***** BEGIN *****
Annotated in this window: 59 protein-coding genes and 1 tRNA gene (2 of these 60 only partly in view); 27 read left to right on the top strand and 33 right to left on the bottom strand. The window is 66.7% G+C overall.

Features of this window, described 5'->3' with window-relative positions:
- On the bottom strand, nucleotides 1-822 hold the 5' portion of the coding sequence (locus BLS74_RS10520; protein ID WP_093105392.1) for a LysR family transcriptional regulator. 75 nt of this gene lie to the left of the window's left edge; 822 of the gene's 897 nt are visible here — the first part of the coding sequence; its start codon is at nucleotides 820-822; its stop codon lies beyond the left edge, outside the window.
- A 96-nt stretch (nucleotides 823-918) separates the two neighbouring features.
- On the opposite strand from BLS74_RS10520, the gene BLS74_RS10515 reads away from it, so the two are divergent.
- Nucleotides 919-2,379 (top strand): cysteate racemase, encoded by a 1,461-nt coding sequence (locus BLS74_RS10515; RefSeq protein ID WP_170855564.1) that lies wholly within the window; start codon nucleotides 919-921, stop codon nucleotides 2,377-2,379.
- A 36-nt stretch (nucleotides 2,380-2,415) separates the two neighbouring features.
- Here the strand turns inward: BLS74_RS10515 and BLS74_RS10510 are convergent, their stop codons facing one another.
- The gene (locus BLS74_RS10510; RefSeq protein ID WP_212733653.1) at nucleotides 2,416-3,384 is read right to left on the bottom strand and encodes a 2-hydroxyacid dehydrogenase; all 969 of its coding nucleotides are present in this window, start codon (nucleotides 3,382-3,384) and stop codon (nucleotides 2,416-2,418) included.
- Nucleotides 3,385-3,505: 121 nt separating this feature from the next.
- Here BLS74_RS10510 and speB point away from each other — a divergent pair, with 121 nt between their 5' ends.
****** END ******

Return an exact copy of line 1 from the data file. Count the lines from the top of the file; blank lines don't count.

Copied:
Annotated in this window: 59 protein-coding genes and 1 tRNA gene (2 of these 60 only partly in view); 27 read left to right on the top strand and 33 right to left on the bottom strand. The window is 66.7% G+C overall.